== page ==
• \$\begingroup\$ Isn't it a voltage divider where Vx = vo*R3/(R3+R4)? @Andy's answer takes this as a virtual Vx which works by adding in the Thevinin series impedance. I am calculating the actual voltage at the junction and since one end of R2 and one end of R3 are at 0V you can think of R2 and R3 being in parallel. \$\endgroup\$ Mar 10 '17 at 18:16
  • \$\begingroup\$ Why not just recognize that R2 is in Parallel w/ R3, and replace that whole feedback path with (R2R3/(R2+R3)) + R4 ? \$\endgroup\$ Mar 13 '17 at 18:51
  • \$\begingroup\$ @ScottSeidman If you do that you get a different and wrong answer just considering R2 and R3 to be in parallel suggests the entire current in R4 is going into the inverting input node. It isn't and this significantly effects gain. \$\endgroup\$ Mar 14 '17 at 19:11
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At the \$\small V_x\$ node ( \$\small R_2;R_3;R_4\$ node): $$\frac{V_x}{R_2}+\frac{V_x}{R_3}+\frac{V_x-V_o}{R_4}=0$$

At the \$\small V_n\$ node, noting that \$\small V_n=0\$ (virtual ground): $$-\frac{V_i}{R_1}-\frac{V_o}{R_5+\frac{1}{sC_1}}-\frac{V_x}{R_2}=0 $$

Then eliminate \$\small V_x\$ to give the TF: $$G(s)=\frac{V_o(s)}{V_i(s)}=\frac{s+200}{s+0.28}$$

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You can obtain this transfer function using Fast Analytical Circuits Techniques or FACTs. You start by determining the gain for \$s=0\$: remove capacitor \$C_1\$ and determine the quasi-static gain \$H_0\$. Several options are available to get there. The most straightforward is superposition. Determine \$V_{(-)}\$ by setting \$V_1\$ to 0 V then by setting \$V_o\$ to 0 V. If you solve \$V_o/V_1\$ you should obtain the dc gain:

\$H_0=-\frac{R_2+R_4}{R_1}+\frac{R_2R_4}{R_1R_3}\$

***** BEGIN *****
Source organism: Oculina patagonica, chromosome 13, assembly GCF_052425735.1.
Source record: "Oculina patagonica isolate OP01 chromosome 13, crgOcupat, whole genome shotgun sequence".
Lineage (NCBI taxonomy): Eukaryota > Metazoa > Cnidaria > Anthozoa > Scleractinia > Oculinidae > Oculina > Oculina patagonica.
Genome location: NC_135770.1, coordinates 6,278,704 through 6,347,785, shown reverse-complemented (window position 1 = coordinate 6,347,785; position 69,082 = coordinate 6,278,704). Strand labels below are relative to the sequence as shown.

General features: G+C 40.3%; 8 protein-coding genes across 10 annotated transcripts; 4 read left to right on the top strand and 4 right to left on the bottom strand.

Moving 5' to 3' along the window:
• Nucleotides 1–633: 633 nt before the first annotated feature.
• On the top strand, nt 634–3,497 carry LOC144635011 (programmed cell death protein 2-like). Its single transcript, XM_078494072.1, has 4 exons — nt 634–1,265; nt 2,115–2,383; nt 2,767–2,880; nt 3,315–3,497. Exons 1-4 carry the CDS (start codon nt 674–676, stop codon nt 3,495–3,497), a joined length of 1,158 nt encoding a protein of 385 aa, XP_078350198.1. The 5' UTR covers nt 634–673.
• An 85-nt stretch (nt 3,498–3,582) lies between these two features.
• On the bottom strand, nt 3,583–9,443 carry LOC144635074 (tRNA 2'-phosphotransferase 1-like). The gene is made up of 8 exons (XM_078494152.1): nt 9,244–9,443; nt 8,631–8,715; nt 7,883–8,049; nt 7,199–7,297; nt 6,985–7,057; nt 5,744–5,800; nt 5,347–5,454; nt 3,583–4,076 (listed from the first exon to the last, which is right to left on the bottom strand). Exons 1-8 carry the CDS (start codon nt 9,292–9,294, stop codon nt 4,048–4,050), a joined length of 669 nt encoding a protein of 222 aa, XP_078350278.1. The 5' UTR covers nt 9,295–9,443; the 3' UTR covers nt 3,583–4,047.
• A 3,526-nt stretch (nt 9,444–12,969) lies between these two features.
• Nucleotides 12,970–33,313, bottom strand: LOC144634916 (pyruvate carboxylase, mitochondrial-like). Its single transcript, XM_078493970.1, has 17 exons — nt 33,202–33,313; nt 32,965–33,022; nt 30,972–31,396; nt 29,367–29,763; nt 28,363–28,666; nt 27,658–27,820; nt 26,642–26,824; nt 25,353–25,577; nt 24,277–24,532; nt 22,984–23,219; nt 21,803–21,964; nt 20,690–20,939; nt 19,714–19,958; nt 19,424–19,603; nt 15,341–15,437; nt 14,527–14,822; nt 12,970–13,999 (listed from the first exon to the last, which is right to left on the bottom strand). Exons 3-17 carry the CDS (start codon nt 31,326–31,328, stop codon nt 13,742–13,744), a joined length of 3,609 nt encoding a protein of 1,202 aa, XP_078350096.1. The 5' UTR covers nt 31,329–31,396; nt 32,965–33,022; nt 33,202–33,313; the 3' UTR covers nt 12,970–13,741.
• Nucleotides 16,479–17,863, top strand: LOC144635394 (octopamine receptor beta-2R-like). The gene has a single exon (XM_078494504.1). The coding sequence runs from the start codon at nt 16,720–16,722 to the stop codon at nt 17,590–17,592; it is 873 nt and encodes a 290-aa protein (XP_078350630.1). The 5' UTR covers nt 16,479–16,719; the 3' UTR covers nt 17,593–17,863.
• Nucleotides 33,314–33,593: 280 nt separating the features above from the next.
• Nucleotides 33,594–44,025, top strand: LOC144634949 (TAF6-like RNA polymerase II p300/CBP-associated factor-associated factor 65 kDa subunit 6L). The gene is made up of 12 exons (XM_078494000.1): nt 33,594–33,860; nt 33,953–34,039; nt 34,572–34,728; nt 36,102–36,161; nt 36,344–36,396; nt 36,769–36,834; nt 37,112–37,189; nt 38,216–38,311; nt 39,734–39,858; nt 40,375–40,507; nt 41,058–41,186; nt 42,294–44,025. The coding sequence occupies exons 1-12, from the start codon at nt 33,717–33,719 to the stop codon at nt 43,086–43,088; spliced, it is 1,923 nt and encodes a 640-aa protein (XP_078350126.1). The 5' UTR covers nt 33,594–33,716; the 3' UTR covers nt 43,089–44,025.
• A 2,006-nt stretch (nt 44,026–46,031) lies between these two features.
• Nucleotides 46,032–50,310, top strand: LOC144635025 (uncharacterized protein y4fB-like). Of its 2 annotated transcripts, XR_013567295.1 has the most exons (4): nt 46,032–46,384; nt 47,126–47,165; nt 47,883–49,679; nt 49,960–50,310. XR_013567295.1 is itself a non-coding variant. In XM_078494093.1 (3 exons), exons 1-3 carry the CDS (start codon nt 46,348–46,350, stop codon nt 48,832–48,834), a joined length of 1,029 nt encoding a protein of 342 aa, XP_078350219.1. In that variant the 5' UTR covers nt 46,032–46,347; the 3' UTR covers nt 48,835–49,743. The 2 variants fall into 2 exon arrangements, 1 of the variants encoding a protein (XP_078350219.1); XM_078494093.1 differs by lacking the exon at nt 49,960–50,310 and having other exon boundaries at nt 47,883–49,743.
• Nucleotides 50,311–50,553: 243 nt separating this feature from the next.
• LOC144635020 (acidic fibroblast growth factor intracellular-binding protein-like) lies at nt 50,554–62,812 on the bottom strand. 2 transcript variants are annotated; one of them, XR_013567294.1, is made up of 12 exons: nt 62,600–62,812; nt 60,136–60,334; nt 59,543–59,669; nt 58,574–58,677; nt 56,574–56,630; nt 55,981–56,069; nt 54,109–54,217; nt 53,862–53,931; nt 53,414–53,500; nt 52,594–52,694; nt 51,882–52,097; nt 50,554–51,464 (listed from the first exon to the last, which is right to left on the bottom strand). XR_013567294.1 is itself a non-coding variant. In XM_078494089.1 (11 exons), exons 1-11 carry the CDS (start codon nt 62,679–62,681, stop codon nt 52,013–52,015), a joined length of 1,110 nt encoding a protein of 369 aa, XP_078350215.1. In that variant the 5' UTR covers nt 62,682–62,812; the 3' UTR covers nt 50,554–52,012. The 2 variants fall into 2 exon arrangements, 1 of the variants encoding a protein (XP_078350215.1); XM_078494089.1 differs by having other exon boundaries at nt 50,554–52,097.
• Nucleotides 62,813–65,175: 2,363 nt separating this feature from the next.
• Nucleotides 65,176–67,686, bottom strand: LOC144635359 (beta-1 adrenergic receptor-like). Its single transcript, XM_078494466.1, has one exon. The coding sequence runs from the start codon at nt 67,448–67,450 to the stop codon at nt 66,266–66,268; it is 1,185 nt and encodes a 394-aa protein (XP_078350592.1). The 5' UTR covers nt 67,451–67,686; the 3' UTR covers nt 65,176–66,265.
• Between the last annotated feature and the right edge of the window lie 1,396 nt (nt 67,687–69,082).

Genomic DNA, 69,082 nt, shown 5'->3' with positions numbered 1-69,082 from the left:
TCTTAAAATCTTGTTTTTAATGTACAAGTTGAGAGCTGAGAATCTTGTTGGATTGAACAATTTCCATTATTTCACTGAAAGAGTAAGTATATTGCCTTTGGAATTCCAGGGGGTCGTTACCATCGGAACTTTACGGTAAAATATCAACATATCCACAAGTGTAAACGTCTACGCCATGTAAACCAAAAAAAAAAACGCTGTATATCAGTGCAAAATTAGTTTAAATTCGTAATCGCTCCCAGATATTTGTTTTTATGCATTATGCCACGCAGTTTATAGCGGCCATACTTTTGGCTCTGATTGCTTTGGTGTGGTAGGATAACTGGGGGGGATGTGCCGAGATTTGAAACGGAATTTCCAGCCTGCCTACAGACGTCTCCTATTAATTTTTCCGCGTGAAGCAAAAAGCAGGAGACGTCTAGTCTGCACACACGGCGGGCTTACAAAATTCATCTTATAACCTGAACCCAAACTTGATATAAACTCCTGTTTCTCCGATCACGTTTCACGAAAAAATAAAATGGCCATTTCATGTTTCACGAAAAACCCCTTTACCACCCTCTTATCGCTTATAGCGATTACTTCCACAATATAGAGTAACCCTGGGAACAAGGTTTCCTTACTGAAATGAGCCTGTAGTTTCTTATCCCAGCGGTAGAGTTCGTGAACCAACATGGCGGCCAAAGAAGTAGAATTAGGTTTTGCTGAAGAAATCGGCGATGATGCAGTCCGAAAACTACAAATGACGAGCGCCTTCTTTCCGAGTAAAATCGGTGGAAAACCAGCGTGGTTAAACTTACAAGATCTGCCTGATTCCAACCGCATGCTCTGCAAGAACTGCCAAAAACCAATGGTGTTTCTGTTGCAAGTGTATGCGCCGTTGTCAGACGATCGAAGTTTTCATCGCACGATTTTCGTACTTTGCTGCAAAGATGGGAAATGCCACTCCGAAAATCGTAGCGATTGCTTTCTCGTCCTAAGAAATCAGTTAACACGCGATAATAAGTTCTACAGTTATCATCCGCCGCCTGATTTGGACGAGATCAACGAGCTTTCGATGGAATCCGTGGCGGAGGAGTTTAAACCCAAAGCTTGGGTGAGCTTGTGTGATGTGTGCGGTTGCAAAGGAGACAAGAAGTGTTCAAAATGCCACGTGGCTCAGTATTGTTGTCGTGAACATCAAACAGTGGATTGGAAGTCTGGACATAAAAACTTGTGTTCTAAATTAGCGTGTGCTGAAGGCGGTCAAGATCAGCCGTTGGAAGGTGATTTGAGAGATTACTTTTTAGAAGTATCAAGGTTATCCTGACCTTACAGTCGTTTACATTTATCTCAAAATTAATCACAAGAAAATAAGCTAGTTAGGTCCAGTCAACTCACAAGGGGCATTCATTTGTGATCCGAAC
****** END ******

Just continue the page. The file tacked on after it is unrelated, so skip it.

If you compute this dc gain with the components values you gave, you find \$H_0=-717.399\$ or 57.115 dB.

The second option uses the Extra-Element Theorem or EET (https://en.wikipedia.org/wiki/Extra_element_theorem). The principle is the following. Identify an element in the circuit under study that is bothering you. Here, \$R_3\$ is clearly the one. Determine the gain when this element is either removed (set to an infinite value) or replaced by a short circuit (set to 0). This is what we call the reference gain or \$H_{ref}\$. In this example, we will determine \$H_{ref}\$ when \$R_3\$ is removed. The dc gain in this mode is straightforward:

\$H_{ref}=-\frac{R_2+R_4}{R_1}\$

The second step is to reduce the excitation source, \$V_1\$ to 0 V (\$R_1\$ is thus grounded). Now, you have to calculate the resistance \$R_d\$ offered by \$C_3\$ terminals when it is removed. You can install a current source \$I_T\$ and calculate the voltage \$V_T\$ across its terminals. If you do that, you find that \$R_d=0\$. The second exercise is to calculate the resistance \$R_n\$ seen from \$C_3\$ terminals when it is removed while \$V_1\$ is back in place and \$V_o\$ nulled. This is what is called a null double injection (NDI). Basically, from your schematic, thanks to the op amp and its virtual ground, we have 0 V on \$V_{(-)}\$ and \$V_o\$ being nulled, the right terminal of \$R_4\$ is also grounded. As such, the resistance \$R_n\$ seen from \$C_3\$ terminals is simply \$R_2||R_4\$. We can now apply the EET:

\$H_0=H_{ref}\frac{1+R_n/R_3}{1+R_d/R_3}=-\frac{R_2+R_4}{R_1}(1+\frac{R_2||R_4}{R_3})\$

If you compute this gain, you obtain exactly -717.399 as in the above.

Ok, we have the dc gain but what about the pole? Same as before, reduce the excitation to 0 V and compute the resistance seen from \$C_1\$ terminals in this mode. If you do well, you should get:

\$\tau_1=C_1(R_4(1+\frac{R_2}{R_3})+R_5+R_2)\$ from this value, you have:

\$\omega_p=\frac{1}{C_1(R_4(1+\frac{R_2}{R_3})+R_5+R_2)}\$

The zero is determined by a possible impedance combination in the transformed circuit (meaning \$C_1\$ is replaced by \$1/sC_1)\$ which could prevent the excitation to reach the output thus creating a null in \$V_o\$. Obviously, this is the series combination of \$R_5\$ and \$1/sC_1)\$ which can become a transformed short. The zero is thus located at

\$\omega_z=\frac{1}{R_5C_1}\$

This is it, we have the complete transfer function written in a low-entropy format:

\$H(s)=H_0\frac{1+s/\omega_z}{1+s/\omega_p}\$

with your values, the dc gain is -717.399, the zero is located at 3.189 Hz and the pole is placed at 4.44 mHz.

This low-entropy format is the one you should adopt versus the expression you first wrote. A low-entropy format lets you see a dc gain (if any), a zero and a pole. From your first formula, I cannot immediately see a dc gain and where the pole and zero are.

You can find more about these fast analytical circuits techniques in an APEC presentation taught in 2016: http://cbasso.pagesperso-orange.fr/Downloads/PPTs/Chris%20Basso%20APEC%20seminar%202016.pdf

Good luck!